With standard doses of the most commonly used class of antidepressants (SSRIs) only 30 percent of people with severe depression achieve remission with the first medication prescribed. Switching to a new drug — and it often takes twelve weeks to achieve an adequate response to medication — is effective about 25 percent of the time, according to the Sequenced Treatment Alternatives to Relieve Depression (STAR*D) study, an unbiased investigation funded by the National Institute of Mental Health.
So after 24 weeks (close to 6 months), only 55 percent of people with severe depression will experience a remission of symptoms.
That isn’t exactly good news to me.
What about the other 45 percent?
Every day on Project Beyond Blue, my depression community, I hear from someone who has unsuccessfully tried 20, 30, or 40 different medication combinations and is hanging on to life by a very thin thread. I know that desperation myself, which is why, in the last two years, I have spent a lot of time and money exploring different alternative therapies.
Here are 10 non-drug therapies for depression that have provided some relief to members in my community or to friends I know battling this beast. Even if you don’t have treatment-resistant depression, they are good to know about and can be used in addition to taking medication to build extra resiliency.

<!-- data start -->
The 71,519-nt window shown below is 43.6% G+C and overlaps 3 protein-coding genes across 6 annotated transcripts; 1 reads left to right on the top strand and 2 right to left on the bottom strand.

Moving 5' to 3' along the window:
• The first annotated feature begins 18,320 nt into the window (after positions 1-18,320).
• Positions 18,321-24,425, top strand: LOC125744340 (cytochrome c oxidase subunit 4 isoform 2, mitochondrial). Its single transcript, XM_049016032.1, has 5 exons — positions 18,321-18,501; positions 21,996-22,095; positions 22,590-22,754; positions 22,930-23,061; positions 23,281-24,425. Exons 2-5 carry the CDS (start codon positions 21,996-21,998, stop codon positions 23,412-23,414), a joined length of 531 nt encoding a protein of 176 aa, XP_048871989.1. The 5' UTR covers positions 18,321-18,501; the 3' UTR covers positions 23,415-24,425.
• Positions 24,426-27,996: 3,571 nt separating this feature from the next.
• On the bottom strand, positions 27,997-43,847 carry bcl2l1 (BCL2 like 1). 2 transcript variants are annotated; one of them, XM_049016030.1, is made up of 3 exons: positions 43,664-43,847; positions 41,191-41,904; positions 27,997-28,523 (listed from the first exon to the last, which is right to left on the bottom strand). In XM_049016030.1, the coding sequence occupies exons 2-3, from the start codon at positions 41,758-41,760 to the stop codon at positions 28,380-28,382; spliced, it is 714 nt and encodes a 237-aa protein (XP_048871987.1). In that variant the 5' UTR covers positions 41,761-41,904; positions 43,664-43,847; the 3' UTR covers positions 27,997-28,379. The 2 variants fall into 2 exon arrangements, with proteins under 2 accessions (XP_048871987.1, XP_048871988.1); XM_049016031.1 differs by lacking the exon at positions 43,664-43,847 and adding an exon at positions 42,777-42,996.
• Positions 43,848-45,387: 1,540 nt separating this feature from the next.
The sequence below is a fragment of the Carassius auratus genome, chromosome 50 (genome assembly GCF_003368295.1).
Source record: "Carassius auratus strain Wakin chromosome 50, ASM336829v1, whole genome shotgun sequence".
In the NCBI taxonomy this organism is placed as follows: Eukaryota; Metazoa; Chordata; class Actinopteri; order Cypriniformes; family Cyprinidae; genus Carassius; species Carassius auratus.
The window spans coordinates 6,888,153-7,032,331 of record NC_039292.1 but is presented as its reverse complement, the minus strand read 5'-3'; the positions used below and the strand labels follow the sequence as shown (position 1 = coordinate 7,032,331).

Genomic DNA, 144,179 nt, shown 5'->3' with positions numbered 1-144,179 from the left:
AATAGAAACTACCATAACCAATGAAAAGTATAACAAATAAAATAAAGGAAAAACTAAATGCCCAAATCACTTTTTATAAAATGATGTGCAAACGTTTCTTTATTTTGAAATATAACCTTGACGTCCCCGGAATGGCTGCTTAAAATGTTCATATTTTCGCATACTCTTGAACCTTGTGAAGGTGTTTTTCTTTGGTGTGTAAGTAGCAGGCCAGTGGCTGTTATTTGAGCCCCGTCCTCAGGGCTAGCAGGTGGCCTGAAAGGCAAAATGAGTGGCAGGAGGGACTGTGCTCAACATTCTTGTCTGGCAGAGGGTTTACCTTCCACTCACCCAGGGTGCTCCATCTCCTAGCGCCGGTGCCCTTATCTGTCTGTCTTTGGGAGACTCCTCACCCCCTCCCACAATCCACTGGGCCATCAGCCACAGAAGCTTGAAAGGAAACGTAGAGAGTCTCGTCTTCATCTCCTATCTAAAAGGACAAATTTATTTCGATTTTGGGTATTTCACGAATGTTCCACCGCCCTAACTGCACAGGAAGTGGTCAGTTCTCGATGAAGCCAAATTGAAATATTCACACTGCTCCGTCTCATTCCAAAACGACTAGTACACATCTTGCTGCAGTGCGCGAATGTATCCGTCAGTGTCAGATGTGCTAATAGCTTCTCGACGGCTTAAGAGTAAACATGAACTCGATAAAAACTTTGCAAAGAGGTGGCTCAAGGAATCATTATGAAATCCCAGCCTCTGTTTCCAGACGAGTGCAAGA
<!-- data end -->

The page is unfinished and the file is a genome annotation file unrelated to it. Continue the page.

*Remember that I am just a highly-opinionated (but well-researched) writer, not a doctor, so consult with your physician before changing the course of your treatment.
1. Transcranial Magnetic Stimulation
I can’t count on my fingers the number of people I know who have been saved by transcranial magnetic stimulation (TMS). Former advertising executive Martha Rhodes certainly was. In her riveting memoir, 3000 Pulses Later, she shares her journey back to health with this new technology. TMS involves a non-invasive procedure that stimulates nerve cells in the brain with short magnetic pulses. A large electromagnetic coil is placed against the scalp which generates focused pulses that pass through the skull and stimulate the cerebral cortex of the brain, a region that regulates mood. The procedure was approved by the FDA in 2008.
I first heard about TMS two years ago. I investigated it for myself, but my insurance didn’t cover it, and all 30 sessions can run about $15K. However, due to efforts made by Neuronetic, Inc., a leader in TMS technology, insurance coverage for patients has increased from 100 million to over 200 million people, in both government and commercial insurance plans.
A recent study in the Journal of Clinical Psychiatry demonstrated the long-term effectiveness and durability of NeuroStar TMS Therapy in adult patients for over a period of one year. Just this morning the company announced that it has $34.4 million (including an investment from GE Ventures) to spend in order “to broaden treatment accessibility for existing patient populations in need of a non-drug therapy option.”
2. Dialectical Behavioral Therapy
Dialectical behavioral therapy (DBT) has become another popular topic in my depression community. A kind of cognitive-behavioral therapy developed in the late 1980s by psychologist Marsha Linehan, it once was reserved to treat borderline personality disorder. Today it is used to address all kinds of mood disorders.